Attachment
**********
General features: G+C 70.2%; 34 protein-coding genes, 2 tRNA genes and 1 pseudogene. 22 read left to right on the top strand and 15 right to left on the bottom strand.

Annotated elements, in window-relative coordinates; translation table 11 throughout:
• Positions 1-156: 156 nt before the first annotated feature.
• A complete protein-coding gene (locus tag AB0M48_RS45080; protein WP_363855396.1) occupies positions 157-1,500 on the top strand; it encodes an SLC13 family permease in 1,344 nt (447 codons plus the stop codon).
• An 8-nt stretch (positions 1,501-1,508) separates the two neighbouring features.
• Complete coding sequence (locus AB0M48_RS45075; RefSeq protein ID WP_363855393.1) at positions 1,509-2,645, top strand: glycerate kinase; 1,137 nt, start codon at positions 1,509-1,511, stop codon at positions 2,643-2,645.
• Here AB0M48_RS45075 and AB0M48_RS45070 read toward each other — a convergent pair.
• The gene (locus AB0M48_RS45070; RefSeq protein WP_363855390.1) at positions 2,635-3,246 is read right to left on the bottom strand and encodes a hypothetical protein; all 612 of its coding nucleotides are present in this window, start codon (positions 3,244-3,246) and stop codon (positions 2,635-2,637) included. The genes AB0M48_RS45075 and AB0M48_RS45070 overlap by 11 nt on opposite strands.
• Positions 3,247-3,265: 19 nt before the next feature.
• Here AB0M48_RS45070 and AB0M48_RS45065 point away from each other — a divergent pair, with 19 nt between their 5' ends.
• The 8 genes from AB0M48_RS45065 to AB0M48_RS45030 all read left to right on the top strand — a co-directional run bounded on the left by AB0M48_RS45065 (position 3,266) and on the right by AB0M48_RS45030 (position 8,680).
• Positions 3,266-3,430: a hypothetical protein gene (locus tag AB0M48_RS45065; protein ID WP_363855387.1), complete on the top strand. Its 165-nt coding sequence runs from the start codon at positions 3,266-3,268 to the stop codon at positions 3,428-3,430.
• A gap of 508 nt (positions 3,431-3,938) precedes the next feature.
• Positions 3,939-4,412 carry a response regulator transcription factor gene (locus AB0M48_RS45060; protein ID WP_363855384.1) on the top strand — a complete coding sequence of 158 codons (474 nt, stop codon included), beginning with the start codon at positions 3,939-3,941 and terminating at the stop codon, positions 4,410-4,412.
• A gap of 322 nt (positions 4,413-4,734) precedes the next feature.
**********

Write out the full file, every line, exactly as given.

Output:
General features: G+C 70.2%; 34 protein-coding genes, 2 tRNA genes and 1 pseudogene. 22 read left to right on the top strand and 15 right to left on the bottom strand.

Annotated elements, in window-relative coordinates; translation table 11 throughout:
• Positions 1-156: 156 nt before the first annotated feature.
• A complete protein-coding gene (locus tag AB0M48_RS45080; protein WP_363855396.1) occupies positions 157-1,500 on the top strand; it encodes an SLC13 family permease in 1,344 nt (447 codons plus the stop codon).
• An 8-nt stretch (positions 1,501-1,508) separates the two neighbouring features.
• Complete coding sequence (locus AB0M48_RS45075; RefSeq protein ID WP_363855393.1) at positions 1,509-2,645, top strand: glycerate kinase; 1,137 nt, start codon at positions 1,509-1,511, stop codon at positions 2,643-2,645.
• Here AB0M48_RS45075 and AB0M48_RS45070 read toward each other — a convergent pair.
• The gene (locus AB0M48_RS45070; RefSeq protein WP_363855390.1) at positions 2,635-3,246 is read right to left on the bottom strand and encodes a hypothetical protein; all 612 of its coding nucleotides are present in this window, start codon (positions 3,244-3,246) and stop codon (positions 2,635-2,637) included. The genes AB0M48_RS45075 and AB0M48_RS45070 overlap by 11 nt on opposite strands.
• Positions 3,247-3,265: 19 nt before the next feature.
• Here AB0M48_RS45070 and AB0M48_RS45065 point away from each other — a divergent pair, with 19 nt between their 5' ends.
• The 8 genes from AB0M48_RS45065 to AB0M48_RS45030 all read left to right on the top strand — a co-directional run bounded on the left by AB0M48_RS45065 (position 3,266) and on the right by AB0M48_RS45030 (position 8,680).
• Positions 3,266-3,430: a hypothetical protein gene (locus tag AB0M48_RS45065; protein ID WP_363855387.1), complete on the top strand. Its 165-nt coding sequence runs from the start codon at positions 3,266-3,268 to the stop codon at positions 3,428-3,430.
• A gap of 508 nt (positions 3,431-3,938) precedes the next feature.
• Positions 3,939-4,412 carry a response regulator transcription factor gene (locus AB0M48_RS45060; protein ID WP_363855384.1) on the top strand — a complete coding sequence of 158 codons (474 nt, stop codon included), beginning with the start codon at positions 3,939-3,941 and terminating at the stop codon, positions 4,410-4,412.
• A gap of 322 nt (positions 4,413-4,734) precedes the next feature.